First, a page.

Dipeptidylpeptidase IV activities are elevated in prostate cancers and adjacent benign hyperplastic glands

Michael J. Wilson, Amy R. Ruhland, Barry J. Quast, Pratap K. Reddy, Stephen L. Ewing, Akhouri A. Sinha

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57 Scopus citations


Dipeptidylpeptidase IV (DPP IV) is a serine exopeptidase that has been implicated in cell-extracellular matrix interactions and bioactive peptide/cytokine/growth factor metabolism. The objective of this study was to determine if DPP IV activities were changed with development of cancer in the prostate. DPP IV activity was measured in human prostate cancer and benign prostatic hyperplasia (BPH) tissues by biochemical assays with glycylprolyl- p-nitroanalide as substrate in tissue extracts (BPH, n = 8: cancer, n = 7; 2 with Gleason score 5 and 5 with Gleason score 7) and quantitative morphometry of histochemical activities with glycylproline-4-methoxy-β-naphthylamide as substrate (BPH, n = 9: cancer, n = 13, 1 with Gleason score 4, 10 with Gleason score 6, 2 with Gleason score 8) in frozen-tissue sections. Data were analyzed by analysis of variance. The peptidase activity was detected in epithelial but not stromal cells of BPH and cancer tissues, and it was present as a single band of activity of approximately 160 kDa in electrophoretically separated activity blots of the extracts. DPP IV activity was increased approximately twofold in cancer versus BPH tissues as determined by biochemical and quantitative histochemical methods. In addition, DPP IV activity was increased to a similar extent in BPH glands associated with the cancers. These data indicate that DPP IV activity is increased not only in primary prostatic cancers but also in associated BPH glands, suggesting that there may be some local factors produced by cancer cells that influence adjacent BPH epithelial cells to positively affect the immediate growth environment of the cancer.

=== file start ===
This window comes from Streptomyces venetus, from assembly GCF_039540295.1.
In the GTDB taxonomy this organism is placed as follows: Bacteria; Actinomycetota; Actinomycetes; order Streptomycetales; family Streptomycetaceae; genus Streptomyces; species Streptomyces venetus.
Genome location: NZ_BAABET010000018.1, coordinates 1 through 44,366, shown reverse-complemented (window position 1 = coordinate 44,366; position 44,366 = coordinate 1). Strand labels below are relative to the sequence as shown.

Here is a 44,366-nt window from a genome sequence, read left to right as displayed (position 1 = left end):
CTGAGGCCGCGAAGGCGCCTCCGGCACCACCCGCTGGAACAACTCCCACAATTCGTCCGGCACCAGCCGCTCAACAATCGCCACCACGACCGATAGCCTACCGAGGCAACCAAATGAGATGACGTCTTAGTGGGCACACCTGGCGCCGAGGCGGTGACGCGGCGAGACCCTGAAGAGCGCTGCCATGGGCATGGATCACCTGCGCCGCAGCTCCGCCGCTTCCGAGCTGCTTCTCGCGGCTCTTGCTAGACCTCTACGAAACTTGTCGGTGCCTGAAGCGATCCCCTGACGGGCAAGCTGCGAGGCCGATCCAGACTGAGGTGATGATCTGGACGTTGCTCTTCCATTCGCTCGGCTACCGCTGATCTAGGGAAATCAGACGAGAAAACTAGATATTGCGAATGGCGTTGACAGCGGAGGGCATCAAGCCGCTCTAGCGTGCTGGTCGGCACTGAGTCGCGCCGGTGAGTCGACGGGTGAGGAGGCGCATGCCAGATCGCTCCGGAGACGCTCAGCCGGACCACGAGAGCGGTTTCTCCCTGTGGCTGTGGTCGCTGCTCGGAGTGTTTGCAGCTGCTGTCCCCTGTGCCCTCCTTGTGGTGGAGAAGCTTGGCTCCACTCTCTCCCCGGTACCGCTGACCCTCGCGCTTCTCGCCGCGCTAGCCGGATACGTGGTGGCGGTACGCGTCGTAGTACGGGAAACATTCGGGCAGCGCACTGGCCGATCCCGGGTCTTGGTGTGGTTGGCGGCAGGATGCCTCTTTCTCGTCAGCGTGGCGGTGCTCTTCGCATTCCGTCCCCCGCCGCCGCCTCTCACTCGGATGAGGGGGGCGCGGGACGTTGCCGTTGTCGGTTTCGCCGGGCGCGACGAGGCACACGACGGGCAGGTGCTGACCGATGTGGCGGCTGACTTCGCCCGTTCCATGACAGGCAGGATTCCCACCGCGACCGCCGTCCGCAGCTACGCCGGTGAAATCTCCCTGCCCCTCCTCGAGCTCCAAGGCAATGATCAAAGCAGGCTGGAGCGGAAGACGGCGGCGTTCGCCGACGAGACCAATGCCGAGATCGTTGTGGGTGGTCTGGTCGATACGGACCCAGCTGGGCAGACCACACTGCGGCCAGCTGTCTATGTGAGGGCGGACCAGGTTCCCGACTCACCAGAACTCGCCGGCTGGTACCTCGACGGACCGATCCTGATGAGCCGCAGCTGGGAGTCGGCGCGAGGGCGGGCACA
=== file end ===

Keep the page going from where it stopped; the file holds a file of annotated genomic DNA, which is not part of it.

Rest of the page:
Original languageEnglish (US)
Pages (from-to)220-226
Number of pages7
JournalJournal of Andrology
Issue number2
StatePublished - Mar 2000
Externally publishedYes


  • Peptidehydrolase
  • Prostate disease
  • Secretion


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